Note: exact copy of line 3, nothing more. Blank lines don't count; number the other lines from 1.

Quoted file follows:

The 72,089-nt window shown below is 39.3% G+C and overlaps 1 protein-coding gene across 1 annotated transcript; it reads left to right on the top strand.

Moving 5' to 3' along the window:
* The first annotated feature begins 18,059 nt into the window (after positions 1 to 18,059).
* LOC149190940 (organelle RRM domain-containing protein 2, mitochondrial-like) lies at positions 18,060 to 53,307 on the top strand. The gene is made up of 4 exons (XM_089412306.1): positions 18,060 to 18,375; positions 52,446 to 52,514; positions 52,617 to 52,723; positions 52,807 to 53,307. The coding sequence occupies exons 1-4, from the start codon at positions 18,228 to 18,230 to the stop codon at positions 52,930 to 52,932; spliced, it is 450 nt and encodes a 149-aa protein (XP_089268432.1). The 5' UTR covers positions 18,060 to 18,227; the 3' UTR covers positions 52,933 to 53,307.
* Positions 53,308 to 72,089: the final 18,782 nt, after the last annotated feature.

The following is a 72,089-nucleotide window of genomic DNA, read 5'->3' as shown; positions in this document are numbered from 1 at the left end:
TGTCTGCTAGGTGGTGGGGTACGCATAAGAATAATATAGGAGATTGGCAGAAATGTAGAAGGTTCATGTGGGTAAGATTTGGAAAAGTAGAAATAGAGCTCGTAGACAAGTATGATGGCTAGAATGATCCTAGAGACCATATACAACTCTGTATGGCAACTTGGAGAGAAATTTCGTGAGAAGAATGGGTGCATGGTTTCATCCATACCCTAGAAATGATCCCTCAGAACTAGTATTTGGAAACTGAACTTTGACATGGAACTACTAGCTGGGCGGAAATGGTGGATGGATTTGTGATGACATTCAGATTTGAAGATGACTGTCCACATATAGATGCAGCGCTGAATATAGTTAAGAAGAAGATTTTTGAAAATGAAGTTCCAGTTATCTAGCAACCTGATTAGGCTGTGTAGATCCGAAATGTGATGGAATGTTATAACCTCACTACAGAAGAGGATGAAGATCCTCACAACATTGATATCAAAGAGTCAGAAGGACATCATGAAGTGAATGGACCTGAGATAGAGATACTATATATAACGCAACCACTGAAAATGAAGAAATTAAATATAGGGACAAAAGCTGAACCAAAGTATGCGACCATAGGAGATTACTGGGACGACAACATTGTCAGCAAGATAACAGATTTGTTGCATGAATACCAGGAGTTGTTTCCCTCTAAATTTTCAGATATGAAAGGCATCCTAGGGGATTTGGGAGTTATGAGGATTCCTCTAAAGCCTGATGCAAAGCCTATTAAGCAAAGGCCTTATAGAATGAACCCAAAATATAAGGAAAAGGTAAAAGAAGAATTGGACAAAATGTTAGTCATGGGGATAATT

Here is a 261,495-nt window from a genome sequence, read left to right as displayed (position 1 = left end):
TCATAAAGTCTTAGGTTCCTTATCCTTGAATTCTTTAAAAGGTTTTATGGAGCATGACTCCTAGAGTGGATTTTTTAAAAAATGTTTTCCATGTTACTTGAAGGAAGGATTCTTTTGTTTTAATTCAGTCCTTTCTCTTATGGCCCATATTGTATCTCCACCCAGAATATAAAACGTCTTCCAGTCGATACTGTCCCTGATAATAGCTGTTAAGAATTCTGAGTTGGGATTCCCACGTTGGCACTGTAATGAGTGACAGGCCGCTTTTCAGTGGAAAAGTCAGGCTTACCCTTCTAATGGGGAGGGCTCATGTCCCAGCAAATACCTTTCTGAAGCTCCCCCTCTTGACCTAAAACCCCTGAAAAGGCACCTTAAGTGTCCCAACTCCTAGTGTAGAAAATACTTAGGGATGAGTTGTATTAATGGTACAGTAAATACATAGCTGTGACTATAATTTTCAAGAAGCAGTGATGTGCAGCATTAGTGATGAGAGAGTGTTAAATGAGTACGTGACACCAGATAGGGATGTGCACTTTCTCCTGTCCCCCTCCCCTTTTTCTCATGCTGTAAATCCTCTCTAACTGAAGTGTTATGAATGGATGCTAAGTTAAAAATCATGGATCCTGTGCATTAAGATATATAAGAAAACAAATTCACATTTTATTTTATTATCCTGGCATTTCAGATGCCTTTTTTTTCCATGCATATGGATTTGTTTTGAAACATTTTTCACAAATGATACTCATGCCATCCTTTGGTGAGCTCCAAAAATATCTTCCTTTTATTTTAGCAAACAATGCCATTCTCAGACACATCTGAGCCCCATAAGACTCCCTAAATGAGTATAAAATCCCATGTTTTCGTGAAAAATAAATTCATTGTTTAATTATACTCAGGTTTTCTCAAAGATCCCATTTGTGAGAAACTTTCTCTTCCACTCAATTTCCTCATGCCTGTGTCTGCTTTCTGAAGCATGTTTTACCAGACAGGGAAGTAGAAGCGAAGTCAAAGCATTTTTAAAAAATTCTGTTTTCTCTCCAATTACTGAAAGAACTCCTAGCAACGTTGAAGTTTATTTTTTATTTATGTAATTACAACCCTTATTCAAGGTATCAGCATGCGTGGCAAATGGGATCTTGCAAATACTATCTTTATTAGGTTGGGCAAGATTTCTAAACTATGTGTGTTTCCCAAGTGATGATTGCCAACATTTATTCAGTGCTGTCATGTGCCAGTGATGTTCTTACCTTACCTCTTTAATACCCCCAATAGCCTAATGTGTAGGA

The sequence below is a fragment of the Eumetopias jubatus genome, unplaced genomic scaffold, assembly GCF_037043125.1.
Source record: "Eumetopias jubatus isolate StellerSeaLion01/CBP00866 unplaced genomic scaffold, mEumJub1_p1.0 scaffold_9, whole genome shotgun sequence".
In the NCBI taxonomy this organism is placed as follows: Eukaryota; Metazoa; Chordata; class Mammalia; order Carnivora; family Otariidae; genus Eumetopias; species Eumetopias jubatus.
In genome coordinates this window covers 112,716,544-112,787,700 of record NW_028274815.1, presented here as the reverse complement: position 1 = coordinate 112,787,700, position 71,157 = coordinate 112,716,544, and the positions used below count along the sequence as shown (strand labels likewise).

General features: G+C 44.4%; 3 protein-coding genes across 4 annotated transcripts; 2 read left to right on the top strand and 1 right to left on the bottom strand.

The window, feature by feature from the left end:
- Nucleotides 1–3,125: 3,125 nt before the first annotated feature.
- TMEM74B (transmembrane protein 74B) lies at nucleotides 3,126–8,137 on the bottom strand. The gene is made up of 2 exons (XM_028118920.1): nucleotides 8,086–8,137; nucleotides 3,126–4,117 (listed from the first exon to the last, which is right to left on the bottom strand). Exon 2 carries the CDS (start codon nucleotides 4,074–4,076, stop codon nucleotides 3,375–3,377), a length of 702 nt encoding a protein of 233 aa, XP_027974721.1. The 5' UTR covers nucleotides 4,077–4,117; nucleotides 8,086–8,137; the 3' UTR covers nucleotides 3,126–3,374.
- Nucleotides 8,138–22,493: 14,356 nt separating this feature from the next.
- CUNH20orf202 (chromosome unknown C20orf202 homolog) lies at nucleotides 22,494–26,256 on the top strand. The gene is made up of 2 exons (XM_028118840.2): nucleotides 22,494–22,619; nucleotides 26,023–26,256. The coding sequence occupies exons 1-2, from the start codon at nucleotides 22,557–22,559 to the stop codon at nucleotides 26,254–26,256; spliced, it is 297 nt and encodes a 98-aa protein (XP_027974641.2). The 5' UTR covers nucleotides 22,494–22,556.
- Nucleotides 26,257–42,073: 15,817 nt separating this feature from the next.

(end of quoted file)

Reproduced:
* The first annotated feature begins 18,059 nt into the window (after positions 1 to 18,059).